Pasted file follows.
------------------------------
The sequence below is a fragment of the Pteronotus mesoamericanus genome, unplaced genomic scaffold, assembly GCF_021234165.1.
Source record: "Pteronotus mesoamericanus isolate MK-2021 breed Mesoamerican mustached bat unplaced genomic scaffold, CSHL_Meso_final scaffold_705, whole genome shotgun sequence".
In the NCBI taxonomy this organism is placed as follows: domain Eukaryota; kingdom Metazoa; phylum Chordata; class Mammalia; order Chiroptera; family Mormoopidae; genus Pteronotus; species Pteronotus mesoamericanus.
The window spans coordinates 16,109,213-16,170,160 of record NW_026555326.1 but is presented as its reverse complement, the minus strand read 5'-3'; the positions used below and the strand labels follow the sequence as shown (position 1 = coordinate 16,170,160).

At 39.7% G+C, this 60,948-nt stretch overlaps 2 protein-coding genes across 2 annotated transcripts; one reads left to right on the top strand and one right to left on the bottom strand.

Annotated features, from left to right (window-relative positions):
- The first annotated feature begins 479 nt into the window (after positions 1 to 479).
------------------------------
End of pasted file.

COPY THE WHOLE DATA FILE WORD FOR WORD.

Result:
The sequence below is a fragment of the Pteronotus mesoamericanus genome, unplaced genomic scaffold, assembly GCF_021234165.1.
Source record: "Pteronotus mesoamericanus isolate MK-2021 breed Mesoamerican mustached bat unplaced genomic scaffold, CSHL_Meso_final scaffold_705, whole genome shotgun sequence".
In the NCBI taxonomy this organism is placed as follows: domain Eukaryota; kingdom Metazoa; phylum Chordata; class Mammalia; order Chiroptera; family Mormoopidae; genus Pteronotus; species Pteronotus mesoamericanus.
The window spans coordinates 16,109,213-16,170,160 of record NW_026555326.1 but is presented as its reverse complement, the minus strand read 5'-3'; the positions used below and the strand labels follow the sequence as shown (position 1 = coordinate 16,170,160).

At 39.7% G+C, this 60,948-nt stretch overlaps 2 protein-coding genes across 2 annotated transcripts; one reads left to right on the top strand and one right to left on the bottom strand.

Annotated features, from left to right (window-relative positions):
- The first annotated feature begins 479 nt into the window (after positions 1 to 479).